The History and Rules of Forfeit in Baseball: A Deep Dive into Early MLB Games

Pat Bloom

Forfeit in Baseball

Forfeits in baseball might seem rare today, but they were once a frequent part of the game. From 1883 to 1907, there was at least one forfeit in the major leagues every year, with a staggering 13 in 1884 alone. These forfeits often highlighted the chaotic and unrefined nature of early professional baseball.

Imagine a team refusing to show up because they feared for their safety or a pitcher standing on the mound, refusing to throw a pitch in protest. Such incidents were not uncommon.

Teams even forfeited games because they ran out of baseballs or needed to catch a train. These stories remind us how much the sport has evolved and how different the early days of baseball were compared to the highly organized and regulated game we know today.

Forfeit in Baseball

In baseball, a forfeit occurs when a team is unable or unwilling to continue playing the game according to the rules.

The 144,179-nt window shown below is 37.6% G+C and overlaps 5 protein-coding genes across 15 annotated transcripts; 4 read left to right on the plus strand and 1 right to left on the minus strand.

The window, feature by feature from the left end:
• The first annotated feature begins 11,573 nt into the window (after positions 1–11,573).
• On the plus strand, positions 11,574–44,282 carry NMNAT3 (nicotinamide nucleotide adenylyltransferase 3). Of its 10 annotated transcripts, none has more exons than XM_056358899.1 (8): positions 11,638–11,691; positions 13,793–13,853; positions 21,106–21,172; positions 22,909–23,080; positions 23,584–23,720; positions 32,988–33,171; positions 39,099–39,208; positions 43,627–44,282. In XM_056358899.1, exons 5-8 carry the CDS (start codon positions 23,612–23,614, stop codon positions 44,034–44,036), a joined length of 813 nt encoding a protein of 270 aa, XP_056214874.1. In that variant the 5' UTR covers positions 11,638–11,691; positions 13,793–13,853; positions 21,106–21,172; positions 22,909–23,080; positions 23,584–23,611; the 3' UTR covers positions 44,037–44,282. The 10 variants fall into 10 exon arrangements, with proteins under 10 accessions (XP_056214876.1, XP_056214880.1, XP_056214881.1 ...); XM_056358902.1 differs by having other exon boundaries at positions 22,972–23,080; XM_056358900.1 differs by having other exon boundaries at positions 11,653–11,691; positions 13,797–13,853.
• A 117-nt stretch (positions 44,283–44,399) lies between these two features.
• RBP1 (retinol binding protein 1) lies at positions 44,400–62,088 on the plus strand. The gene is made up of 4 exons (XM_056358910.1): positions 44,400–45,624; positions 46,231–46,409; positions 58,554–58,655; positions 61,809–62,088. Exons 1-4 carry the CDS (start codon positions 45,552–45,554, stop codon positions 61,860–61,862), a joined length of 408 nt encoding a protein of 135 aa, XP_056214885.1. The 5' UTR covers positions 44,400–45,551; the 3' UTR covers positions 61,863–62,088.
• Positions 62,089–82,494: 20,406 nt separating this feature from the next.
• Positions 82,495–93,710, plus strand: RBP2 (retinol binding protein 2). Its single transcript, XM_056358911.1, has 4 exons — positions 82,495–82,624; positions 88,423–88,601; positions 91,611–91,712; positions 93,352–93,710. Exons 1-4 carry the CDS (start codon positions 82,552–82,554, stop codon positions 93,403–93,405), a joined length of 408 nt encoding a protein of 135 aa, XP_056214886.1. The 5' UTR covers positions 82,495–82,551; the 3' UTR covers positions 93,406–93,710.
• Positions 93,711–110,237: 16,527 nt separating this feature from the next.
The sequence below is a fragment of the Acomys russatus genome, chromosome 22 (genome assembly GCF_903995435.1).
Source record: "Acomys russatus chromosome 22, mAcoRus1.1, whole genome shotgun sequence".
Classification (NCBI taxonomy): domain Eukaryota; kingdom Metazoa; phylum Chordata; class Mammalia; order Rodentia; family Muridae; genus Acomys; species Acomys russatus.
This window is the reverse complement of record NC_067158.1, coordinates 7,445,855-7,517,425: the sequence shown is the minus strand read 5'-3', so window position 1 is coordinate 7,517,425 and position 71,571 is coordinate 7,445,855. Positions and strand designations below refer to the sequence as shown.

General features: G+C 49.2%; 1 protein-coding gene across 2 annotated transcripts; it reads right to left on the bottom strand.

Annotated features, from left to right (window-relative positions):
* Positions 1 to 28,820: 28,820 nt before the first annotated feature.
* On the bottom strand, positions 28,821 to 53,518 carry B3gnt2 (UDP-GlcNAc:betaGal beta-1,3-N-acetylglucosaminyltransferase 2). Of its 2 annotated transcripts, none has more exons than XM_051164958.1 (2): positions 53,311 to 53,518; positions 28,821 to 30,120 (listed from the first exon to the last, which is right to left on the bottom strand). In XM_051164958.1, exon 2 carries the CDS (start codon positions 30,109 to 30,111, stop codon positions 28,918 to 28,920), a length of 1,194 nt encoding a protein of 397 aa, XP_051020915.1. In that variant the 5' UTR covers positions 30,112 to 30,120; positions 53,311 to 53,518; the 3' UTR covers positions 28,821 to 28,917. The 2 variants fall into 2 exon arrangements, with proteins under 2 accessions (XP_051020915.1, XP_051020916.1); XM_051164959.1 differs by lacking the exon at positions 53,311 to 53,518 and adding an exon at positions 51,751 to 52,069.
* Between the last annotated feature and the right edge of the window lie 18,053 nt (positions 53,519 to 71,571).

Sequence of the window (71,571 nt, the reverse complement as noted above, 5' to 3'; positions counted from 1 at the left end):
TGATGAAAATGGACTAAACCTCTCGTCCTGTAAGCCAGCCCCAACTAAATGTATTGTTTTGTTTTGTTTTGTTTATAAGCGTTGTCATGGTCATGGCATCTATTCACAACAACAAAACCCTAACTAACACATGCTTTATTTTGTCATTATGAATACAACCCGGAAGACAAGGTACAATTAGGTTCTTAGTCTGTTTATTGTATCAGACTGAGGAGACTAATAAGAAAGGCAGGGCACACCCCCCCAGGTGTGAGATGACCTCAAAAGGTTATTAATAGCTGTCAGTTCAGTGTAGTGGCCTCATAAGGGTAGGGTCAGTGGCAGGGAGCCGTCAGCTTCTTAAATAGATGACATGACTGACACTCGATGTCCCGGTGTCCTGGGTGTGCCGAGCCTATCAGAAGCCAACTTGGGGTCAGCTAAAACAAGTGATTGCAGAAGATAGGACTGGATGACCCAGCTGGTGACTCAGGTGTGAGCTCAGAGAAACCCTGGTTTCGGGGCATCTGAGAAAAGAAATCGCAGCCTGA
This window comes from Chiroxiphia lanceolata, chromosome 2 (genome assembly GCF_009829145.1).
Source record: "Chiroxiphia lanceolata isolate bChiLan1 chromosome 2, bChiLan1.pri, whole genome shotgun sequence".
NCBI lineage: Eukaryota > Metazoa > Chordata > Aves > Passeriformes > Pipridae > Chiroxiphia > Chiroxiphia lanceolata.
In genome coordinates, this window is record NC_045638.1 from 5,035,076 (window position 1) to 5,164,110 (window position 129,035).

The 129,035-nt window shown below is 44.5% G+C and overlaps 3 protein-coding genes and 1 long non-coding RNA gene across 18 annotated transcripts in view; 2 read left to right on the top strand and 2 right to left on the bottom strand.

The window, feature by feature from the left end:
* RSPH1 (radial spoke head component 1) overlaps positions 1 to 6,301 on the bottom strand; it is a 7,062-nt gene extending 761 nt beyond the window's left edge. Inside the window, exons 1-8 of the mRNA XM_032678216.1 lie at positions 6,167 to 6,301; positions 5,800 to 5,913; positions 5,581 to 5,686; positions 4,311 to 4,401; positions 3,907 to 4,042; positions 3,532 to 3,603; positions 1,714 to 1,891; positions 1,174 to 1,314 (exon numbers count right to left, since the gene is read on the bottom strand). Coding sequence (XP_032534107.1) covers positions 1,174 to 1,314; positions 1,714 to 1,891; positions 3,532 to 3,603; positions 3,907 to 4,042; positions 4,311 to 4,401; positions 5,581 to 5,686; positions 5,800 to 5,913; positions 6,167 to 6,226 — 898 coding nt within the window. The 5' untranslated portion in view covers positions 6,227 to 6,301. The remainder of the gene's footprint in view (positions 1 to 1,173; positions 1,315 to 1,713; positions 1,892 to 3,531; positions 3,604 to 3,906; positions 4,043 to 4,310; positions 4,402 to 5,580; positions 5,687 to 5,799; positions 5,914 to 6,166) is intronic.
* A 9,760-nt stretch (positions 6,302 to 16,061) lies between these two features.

This can happen due to various reasons, including:

Definition and Rules

A forfeit in baseball occurs when a game ends prematurely, and victory is awarded to one team due to specific rule breaches by the opposing team.

According to MLB rules, the official score of a forfeited game is 9-0, representing an ideal completed game score. This scoring regulation ensures that run differentials and statistics remain standardized.

For a forfeit to be declared, the umpire must determine that one team has either refused to play or cannot continue according to baseball regulations.

This decision falls under the umpire’s jurisdiction per Rule 7.03 of the MLB rulebook, which outlines the actions leading to a forfeit. Instances include a team leaving the field without permission or failing to resume play after a delay.

Grounds for Forfeiting a Game

Several situations can result in a game forfeiture:

Unwillingness to Play

Teams have refused to continue playing due to disagreements with umpire decisions, leading to forfeitures. For example, on August 5, 1905, when the New York team protested a call, umpire George Bausewine forfeited the game to Pittsburgh.